Helping with long-term support

The most widespread GNOME version in the LTS releases that happened recently is 2.30, which is used by Debian squeeze, Ubuntu LTS 10.04, RHEL 6, and Solaris 11. It looks like an accident, but on the other hand:

  • GNOME 2.32 isn’t really suitable as is for an entreprise distribution;
  • Linux distributions agreed on a kernel version to support long-term, so this had an impact on their release schedules, and this might well happen again for the next release.
In the future, a decision to use a common GNOME release could, anyway, only come from the distributions themselves, not from GNOME.

A proposal that many people agreed upon was to give distribution maintainers commit access to old branches that GNOME module maintainers don’t touch anymore. This way they could share their patches more easily and make new releases of these old branches. This would imply, of course, setting up rules about what changes are allowed, that distributions would have to agree upon (how to treat feature additions for example).

Managing bugs

Currently it is hard to tell, for a distributor, whether other distributions are affected too and whether they have released a fix for that. It was agreed upon that Launchpad’s feature of linking bugs between distributions, including version tracking, would exactly fill that need.

One of the solutions would then be to add such a feature to Bugzilla, but it is a lot of work since currently it doesn’t have any kind of version tracking. Another proposal was to deploy a new Launchpad instance to do serve as a hub between downstream bug systems and the GNOME Bugzilla. The condition for this to work would be to make it extremely easy to clone bugs between it and Bugzilla, and also if possible from the downstream bug systems.

On the side-related topic of how not to crawl under bugs, it might be possible to get bugs forwarded with a single command from the Debian BTS to Bugzilla, using the XML-RPC interface. Upstream also considers that bugs sent to Debian are generally of higher quality than those from e.g. Ubuntu, and would be OK with us routing some of them directly to upstream (like we already do for Evolution).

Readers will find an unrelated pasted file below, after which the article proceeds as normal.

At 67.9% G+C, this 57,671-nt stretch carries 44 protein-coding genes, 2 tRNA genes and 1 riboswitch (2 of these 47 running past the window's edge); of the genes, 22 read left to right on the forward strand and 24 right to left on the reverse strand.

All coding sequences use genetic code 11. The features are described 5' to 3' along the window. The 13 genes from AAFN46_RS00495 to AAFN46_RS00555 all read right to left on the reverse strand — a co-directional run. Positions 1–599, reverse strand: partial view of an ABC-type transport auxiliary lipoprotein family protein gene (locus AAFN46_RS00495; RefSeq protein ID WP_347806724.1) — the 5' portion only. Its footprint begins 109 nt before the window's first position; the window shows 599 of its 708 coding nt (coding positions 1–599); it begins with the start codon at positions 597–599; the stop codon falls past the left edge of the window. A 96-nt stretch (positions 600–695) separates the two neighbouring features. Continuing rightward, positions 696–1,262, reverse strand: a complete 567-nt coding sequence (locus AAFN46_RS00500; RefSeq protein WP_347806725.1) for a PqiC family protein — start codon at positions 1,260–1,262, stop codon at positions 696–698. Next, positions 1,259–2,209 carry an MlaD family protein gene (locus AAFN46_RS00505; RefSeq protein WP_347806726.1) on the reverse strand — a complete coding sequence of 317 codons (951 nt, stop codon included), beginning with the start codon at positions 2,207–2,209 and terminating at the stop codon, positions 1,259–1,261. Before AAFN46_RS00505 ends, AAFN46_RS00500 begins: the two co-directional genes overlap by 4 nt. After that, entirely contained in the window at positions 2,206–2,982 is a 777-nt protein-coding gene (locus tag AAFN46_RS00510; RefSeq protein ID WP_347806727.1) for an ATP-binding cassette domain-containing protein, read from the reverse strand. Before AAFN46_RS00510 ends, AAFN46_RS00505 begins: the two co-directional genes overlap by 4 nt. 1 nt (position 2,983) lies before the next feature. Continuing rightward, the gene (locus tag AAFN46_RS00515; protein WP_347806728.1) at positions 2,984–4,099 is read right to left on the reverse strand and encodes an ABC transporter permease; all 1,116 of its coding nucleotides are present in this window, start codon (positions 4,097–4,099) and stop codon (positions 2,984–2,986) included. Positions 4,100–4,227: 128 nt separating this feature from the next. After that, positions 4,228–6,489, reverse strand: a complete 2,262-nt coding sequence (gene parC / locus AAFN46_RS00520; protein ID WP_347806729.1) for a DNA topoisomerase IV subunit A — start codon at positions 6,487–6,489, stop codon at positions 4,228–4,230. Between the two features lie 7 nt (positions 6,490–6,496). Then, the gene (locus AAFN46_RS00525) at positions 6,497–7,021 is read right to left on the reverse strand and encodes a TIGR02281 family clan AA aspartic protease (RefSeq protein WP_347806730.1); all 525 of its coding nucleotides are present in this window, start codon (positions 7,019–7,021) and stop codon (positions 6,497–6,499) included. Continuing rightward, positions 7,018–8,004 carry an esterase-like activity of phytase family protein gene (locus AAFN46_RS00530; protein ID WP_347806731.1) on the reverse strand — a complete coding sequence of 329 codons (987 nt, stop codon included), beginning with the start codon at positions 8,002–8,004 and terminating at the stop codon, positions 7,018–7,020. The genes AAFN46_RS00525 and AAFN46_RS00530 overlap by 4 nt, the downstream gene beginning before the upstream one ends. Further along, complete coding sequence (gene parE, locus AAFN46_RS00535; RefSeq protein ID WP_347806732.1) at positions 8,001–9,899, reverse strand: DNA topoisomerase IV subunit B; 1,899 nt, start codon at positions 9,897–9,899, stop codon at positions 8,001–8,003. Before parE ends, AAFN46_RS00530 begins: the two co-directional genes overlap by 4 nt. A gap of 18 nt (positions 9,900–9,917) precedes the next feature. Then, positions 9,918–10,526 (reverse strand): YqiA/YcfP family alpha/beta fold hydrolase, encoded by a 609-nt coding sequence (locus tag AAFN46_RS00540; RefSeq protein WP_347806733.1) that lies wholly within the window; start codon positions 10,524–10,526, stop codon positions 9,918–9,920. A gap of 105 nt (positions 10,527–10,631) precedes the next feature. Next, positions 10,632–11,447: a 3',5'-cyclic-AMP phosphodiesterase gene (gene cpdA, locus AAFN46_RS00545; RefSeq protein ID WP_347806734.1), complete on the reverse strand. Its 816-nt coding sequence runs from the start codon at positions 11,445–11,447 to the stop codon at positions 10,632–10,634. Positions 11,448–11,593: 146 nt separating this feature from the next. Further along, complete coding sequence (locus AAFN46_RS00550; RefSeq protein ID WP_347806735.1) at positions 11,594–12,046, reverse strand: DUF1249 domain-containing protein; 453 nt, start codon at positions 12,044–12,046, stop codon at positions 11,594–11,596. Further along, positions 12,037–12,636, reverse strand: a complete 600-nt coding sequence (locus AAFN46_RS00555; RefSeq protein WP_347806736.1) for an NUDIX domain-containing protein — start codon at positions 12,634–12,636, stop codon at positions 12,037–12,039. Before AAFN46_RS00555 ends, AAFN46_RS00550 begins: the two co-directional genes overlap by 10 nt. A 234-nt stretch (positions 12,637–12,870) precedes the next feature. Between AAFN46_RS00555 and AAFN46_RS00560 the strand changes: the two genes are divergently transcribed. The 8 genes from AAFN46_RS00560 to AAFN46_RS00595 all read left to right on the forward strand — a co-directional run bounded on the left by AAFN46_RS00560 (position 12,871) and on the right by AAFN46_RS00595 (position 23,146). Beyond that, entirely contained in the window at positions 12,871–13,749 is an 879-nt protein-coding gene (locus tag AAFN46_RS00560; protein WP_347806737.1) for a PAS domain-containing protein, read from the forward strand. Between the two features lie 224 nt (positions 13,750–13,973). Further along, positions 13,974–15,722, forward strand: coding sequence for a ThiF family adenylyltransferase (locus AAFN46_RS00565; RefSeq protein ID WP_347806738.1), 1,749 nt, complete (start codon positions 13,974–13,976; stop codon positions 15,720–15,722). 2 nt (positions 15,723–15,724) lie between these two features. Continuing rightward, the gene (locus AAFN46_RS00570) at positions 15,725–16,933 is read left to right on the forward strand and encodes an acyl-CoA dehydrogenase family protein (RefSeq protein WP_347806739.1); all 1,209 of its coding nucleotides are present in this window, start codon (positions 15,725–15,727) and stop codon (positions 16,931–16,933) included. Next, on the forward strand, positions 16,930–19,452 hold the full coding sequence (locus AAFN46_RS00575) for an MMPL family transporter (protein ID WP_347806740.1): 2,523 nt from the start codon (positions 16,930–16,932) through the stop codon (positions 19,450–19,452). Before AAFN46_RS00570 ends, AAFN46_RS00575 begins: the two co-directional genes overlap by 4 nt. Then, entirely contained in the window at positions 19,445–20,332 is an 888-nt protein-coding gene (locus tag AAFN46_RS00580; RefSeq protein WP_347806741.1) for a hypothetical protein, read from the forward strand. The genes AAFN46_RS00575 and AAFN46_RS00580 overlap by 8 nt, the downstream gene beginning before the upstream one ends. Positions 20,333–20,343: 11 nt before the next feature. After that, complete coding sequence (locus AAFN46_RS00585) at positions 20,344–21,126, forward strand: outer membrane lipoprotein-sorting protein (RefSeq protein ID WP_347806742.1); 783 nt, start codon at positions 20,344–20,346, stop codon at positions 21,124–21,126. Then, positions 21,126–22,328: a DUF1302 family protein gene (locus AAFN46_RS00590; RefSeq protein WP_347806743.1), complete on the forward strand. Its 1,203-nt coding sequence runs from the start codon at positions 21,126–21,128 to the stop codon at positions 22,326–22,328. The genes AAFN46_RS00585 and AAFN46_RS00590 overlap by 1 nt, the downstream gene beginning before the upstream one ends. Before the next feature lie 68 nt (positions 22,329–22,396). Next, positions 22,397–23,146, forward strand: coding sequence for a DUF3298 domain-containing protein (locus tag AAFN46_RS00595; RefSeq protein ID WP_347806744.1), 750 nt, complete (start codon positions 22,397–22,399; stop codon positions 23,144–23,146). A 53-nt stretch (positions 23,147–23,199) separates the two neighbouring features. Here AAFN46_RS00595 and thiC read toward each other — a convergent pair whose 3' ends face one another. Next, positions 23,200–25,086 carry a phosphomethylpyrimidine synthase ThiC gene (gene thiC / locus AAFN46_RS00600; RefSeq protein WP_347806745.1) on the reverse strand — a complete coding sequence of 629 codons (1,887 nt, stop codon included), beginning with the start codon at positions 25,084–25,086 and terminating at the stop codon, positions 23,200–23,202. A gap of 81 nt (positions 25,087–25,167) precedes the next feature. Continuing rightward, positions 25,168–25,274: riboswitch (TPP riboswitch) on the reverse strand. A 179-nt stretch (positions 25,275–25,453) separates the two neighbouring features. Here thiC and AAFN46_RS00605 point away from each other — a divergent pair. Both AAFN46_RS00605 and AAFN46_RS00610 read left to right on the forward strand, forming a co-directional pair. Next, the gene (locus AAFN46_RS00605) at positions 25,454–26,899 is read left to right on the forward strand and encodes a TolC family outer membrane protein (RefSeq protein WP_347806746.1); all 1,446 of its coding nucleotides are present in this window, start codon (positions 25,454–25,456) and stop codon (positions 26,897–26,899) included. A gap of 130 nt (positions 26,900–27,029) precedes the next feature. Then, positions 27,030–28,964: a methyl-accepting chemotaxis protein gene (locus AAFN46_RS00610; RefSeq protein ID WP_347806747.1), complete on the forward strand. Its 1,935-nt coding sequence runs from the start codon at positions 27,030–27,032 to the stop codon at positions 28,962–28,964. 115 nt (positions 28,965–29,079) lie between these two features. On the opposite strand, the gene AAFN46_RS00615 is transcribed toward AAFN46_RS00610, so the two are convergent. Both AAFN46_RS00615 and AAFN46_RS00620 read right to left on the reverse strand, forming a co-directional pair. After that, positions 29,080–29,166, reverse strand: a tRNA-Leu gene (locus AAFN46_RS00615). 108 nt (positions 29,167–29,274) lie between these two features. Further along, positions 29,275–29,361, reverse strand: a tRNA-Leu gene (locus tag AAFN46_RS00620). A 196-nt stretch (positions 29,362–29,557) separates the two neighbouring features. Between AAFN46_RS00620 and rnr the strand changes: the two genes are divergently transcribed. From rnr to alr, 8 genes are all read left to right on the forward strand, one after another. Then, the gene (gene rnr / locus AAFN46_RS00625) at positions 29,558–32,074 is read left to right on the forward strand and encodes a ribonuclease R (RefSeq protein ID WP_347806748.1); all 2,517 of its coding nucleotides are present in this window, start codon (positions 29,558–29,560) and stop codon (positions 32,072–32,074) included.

Communicating about the availability of patches

Currently distributors are hardly ever informed that patches relevant for their distribution have been committed. They often learn of them by sheer luck while lurking on Bugzilla.

The distributors-list ML is clearly the relevant media for that purpose, but it is clearly not used enough. It would need to be advertised more among both GNOME module maintainers, and among downstream maintainers as well.

On this matter, the disappearance of the x.y.3 GNOME releases (starting with 2.28) was evoked. The problem was that most of those releases were about insufficient changes to justify e.g. stable updates in distributions. The proposed solution is to encourage maintainers of modules with bugs to fix to release new versions (through an annoucement on desktop-devel-announce), and to send a list of modules with new versions to downstream distributors so that they can integrate them. This avoids the GNOME release team the hassle of making a new release, while still giving distributions that use them some bugfixes.

Providing a new service to LTS distributions

The idea of having the GNOME foundation employ a person to gather, on the GNOME side, all changes that are relevant to older GNOME versions, and prepare new stable versions, was discussed. This would be a new service for which commercial distributions would need to pay a fee.

It’s not clear how this information would be privately disclosed and the impact on non-commercial distributions. But it doesn’t seem likely that e.g. Red Hat would be interested since they employ a lot of core GNOME hackers who are already doing this job.

I don’t know what impact these proposals can have on GNOME packaging in Debian, but apart from the last one that I find dubious, it seems that they could greatly improve our support of GNOME in stable Debian releases, be it by having more versions to upload during the freeze, or by having more stuff in point releases. Frédéric Muller promised to come back to us with more concrete stuff.